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Inspired by question 126115 Make the three products equal and as large as possible

in case someone or 126115 author feels this is plagiarism, be kind and feel free to close

enter image description here

Assign natural numbers $1 2 3 4 5 6 8 9$ (note $7$ is missing) to points $A...G,H...N$ and find different remaining $6$ of total $14$ natural numbers to make all $7$ products of heptagon sides $AHB ... GNA$ (listed counter clock wise starting from bottom) equal.

What is the minimal common product ?

bonus

same for assigning numbers $1 2 3 4 5 6 7$ and finding different remaining $7$ natural numbers

extra challenge: try to keep the natural numbers small.

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    $\begingroup$ I posted question 126115. Your variation is NOT plagiarism. Thanks for acknowledging your inspiration. $\endgroup$ Commented May 9 at 2:55
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    $\begingroup$ Without restriction on the remaining numbers, there are hundreds of solutions. The common product is not the same among all solutions. $\endgroup$ Commented May 9 at 4:00
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    $\begingroup$ There are not only hundreds, but infinitely many solutions. It is possible to construct a heptagon with common product $360x$ for any positive integer $x$. In my construction, any $x$ other than 1, 2, 8 gives a heptagon with 14 distinct numbers. $\endgroup$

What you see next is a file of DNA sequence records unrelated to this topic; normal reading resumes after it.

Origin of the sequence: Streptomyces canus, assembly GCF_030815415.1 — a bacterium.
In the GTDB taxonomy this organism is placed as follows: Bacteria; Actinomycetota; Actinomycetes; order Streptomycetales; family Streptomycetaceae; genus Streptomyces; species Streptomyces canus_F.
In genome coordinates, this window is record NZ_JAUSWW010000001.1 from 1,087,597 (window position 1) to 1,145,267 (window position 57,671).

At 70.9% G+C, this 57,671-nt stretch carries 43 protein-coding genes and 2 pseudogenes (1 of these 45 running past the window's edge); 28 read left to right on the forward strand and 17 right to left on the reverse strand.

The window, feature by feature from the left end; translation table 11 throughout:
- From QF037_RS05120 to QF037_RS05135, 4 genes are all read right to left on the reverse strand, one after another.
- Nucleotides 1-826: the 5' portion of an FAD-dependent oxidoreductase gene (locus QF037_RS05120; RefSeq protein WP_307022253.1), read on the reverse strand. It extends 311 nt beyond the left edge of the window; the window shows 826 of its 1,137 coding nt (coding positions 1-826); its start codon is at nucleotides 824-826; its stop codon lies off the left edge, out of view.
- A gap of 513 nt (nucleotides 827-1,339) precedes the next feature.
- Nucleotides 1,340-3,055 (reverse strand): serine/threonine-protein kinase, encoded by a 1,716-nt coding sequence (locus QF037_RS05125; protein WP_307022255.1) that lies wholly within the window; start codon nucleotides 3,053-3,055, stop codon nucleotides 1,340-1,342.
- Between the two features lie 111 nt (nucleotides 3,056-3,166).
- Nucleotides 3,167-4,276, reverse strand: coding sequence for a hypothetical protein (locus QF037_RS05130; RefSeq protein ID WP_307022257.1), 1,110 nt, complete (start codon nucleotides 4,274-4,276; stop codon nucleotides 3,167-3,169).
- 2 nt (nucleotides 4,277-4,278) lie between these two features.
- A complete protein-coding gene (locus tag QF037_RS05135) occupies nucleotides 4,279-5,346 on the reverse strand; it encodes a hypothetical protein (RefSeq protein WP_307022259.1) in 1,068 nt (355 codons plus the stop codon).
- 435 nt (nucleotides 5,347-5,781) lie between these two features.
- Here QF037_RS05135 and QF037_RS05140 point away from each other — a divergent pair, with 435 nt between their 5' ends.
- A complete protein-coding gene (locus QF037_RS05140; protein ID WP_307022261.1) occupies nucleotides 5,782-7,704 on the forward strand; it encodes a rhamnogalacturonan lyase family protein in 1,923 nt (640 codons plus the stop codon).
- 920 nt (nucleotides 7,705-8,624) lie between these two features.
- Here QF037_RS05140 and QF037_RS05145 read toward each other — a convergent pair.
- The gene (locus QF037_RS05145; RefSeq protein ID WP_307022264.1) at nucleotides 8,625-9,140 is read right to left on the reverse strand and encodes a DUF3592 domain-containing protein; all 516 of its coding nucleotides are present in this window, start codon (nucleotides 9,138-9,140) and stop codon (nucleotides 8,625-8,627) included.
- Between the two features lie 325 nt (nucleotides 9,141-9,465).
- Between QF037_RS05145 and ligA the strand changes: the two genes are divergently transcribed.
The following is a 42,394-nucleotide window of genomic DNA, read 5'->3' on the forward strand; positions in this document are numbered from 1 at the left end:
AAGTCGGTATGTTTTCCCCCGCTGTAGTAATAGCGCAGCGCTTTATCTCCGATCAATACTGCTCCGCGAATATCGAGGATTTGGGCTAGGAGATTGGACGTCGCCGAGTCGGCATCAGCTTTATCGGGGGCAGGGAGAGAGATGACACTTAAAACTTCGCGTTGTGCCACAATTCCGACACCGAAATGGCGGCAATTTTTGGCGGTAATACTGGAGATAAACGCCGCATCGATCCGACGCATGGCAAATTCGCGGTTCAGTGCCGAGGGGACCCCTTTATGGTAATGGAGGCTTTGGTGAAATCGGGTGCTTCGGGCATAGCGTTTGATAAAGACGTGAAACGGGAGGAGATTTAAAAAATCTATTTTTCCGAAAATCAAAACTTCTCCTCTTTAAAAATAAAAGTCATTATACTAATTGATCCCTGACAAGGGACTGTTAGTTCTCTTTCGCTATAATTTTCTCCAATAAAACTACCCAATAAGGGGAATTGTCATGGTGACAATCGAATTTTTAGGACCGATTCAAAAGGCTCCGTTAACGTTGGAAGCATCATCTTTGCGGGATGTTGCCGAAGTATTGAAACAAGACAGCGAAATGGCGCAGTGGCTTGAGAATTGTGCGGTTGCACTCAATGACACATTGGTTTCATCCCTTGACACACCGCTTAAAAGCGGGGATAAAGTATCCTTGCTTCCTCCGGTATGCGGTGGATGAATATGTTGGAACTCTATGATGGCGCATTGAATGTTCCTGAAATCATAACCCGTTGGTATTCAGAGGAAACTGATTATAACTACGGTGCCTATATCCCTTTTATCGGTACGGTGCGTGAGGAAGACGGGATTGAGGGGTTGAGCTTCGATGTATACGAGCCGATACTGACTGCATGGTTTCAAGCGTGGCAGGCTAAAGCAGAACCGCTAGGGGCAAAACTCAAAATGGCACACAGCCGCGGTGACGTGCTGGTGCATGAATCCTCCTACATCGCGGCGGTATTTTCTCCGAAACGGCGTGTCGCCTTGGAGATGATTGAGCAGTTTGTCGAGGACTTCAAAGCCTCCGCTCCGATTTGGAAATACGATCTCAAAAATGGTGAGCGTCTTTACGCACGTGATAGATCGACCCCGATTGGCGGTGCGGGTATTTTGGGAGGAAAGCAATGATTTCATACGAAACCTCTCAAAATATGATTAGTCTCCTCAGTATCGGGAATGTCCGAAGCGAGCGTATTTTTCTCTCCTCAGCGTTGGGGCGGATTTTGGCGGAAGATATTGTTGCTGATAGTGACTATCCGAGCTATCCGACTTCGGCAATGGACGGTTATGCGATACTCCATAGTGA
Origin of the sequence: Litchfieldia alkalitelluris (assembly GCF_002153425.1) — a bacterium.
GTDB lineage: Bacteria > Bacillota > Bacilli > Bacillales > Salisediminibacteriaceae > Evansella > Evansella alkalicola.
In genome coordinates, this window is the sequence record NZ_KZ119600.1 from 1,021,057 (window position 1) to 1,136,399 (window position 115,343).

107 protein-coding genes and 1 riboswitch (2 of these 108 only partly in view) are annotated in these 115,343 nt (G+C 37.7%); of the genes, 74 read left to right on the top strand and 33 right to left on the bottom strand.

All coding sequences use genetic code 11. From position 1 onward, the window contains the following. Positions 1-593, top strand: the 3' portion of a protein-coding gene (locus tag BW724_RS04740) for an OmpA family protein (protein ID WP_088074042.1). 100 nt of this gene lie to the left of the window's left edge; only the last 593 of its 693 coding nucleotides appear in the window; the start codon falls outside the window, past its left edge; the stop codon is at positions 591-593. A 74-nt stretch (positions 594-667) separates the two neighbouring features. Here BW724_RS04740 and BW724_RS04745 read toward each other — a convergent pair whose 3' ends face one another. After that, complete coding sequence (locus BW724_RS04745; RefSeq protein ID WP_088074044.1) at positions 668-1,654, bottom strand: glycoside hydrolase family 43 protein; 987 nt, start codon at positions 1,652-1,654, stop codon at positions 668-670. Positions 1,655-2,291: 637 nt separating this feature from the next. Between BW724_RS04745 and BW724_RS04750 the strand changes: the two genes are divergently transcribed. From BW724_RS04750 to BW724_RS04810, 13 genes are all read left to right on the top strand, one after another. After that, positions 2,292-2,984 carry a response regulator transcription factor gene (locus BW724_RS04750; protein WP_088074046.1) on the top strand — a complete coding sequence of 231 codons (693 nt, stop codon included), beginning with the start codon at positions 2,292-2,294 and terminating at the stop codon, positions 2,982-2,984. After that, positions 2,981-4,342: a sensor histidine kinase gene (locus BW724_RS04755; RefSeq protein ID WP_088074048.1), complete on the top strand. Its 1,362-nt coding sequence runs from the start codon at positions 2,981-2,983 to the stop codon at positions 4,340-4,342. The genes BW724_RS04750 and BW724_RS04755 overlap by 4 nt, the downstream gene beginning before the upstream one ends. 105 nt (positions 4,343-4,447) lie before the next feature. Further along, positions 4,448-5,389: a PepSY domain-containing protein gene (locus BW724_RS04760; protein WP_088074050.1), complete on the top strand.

– Bubbler
    Commented May 9 at 4:27
  • $\begingroup$ Thanks for comments, I adjusted OP, also note: I ask for minimal product. $\endgroup$ Commented May 9 at 11:53

4 Answers 4

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Bonus with extra challenge:

It is possible to form a heptagon with product 420 using numbers up to 28.

1 ---- 15 --- 7 ---- 5 --- 14 --- 10 --- 21 ---- (1)
   28      4     12     6      3      2      20

This is the theoretical minimum because 28 is the 14th divisor of 420. The product of seven corners must be $2^2 3^2 5^3 7^3$, and the only possible combination is (1, 5, 10, 15, 7, 14, 21). The multiples of 5 and the multiples of 7 must appear alternatively to satisfy the side product of 420. At this point, I could find a solution with trial and error by hand.

Main puzzle with extra challenge:

The same analysis is possible but there are many more possibilities for the choice of corners. The theoretical minimum (the 14th divisor of 360) is 24, but I failed to find a solution for ~30 minutes. Then I wrote a program, and indeed a solution for 24 does not exist.

The next divisor of 360 is 30, and there is a solution using numbers up to 30 (again found by my program):

15 ---- 1 ---- 30 --- 2 ---- 10 --- 9 --- 8 --- (15)
    24     12      6     18      4     5     3

The program I wrote can be found here.

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  • $\begingroup$ I spotted same unique solutions, up to symmetry, coincidentally, while programming. In fact, there are even more challenging puzzles like position numbers $2$ and $4$ somewhere and fill the heptagon. But I guess impossible to do by hand. If one is only allowed to use numbers in range $[1...24]$ such solution moreover is unique. That puzzle could be hinted by giving the positions for $2$ and $4$. There are only a few equivalent such puzzles. I may wants to add this story and example hidden into OP unless you think that's not a good idea. $\endgroup$ Commented May 10 at 12:58
  • $\begingroup$ If you think the 'only given 2 and 4' is worth a separate post, let me know. Then, I suppose, perhaps it rather turns into a programming challenge. $\endgroup$ Commented May 10 at 13:10
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Firstly

The LCM of 1,2,3,4,5,6,8,9 is 360 so the product must at least be divisible by 360 and we can achieve the minimum of 360 as follows enter image description here

Bonus

Here the LCM of 1,2,3,4,5,6,7 is 420 so the product must be divisible by that. Here is how we can achieve the minimum of 420